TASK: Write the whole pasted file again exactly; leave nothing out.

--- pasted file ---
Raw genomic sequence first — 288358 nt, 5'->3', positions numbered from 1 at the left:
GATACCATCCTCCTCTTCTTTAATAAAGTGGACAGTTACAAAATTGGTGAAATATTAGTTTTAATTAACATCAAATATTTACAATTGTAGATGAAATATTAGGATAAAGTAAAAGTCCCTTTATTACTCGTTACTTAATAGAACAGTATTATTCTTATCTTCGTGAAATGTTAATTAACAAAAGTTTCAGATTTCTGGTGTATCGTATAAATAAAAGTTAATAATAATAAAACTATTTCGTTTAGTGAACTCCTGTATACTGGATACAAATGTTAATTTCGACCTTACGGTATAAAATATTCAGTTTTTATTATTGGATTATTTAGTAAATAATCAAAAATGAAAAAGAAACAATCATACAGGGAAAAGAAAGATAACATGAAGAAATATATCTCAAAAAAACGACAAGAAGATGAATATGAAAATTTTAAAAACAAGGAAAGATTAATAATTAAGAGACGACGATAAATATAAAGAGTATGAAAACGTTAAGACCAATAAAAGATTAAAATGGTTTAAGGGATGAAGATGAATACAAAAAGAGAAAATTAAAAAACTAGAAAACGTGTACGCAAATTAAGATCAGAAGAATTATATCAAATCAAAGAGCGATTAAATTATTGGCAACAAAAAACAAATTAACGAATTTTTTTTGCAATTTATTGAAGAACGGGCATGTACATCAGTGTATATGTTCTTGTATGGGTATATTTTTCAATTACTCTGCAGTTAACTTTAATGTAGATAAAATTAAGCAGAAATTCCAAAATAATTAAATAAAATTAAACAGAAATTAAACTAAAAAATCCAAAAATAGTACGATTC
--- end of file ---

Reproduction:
Raw genomic sequence first — 288358 nt, 5'->3', positions numbered from 1 at the left:
GATACCATCCTCCTCTTCTTTAATAAAGTGGACAGTTACAAAATTGGTGAAATATTAGTTTTAATTAACATCAAATATTTACAATTGTAGATGAAATATTAGGATAAAGTAAAAGTCCCTTTATTACTCGTTACTTAATAGAACAGTATTATTCTTATCTTCGTGAAATGTTAATTAACAAAAGTTTCAGATTTCTGGTGTATCGTATAAATAAAAGTTAATAATAATAAAACTATTTCGTTTAGTGAACTCCTGTATACTGGATACAAATGTTAATTTCGACCTTACGGTATAAAATATTCAGTTTTTATTATTGGATTATTTAGTAAATAATCAAAAATGAAAAAGAAACAATCATACAGGGAAAAGAAAGATAACATGAAGAAATATATCTCAAAAAAACGACAAGAAGATGAATATGAAAATTTTAAAAACAAGGAAAGATTAATAATTAAGAGACGACGATAAATATAAAGAGTATGAAAACGTTAAGACCAATAAAAGATTAAAATGGTTTAAGGGATGAAGATGAATACAAAAAGAGAAAATTAAAAAACTAGAAAACGTGTACGCAAATTAAGATCAGAAGAATTATATCAAATCAAAGAGCGATTAAATTATTGGCAACAAAAAACAAATTAACGAATTTTTTTTGCAATTTATTGAAGAACGGGCATGTACATCAGTGTATATGTTCTTGTATGGGTATATTTTTCAATTACTCTGCAGTTAACTTTAATGTAGATAAAATTAAGCAGAAATTCCAAAATAATTAAATAAAATTAAACAGAAATTAAACTAAAAAATCCAAAAATAGTACGATTC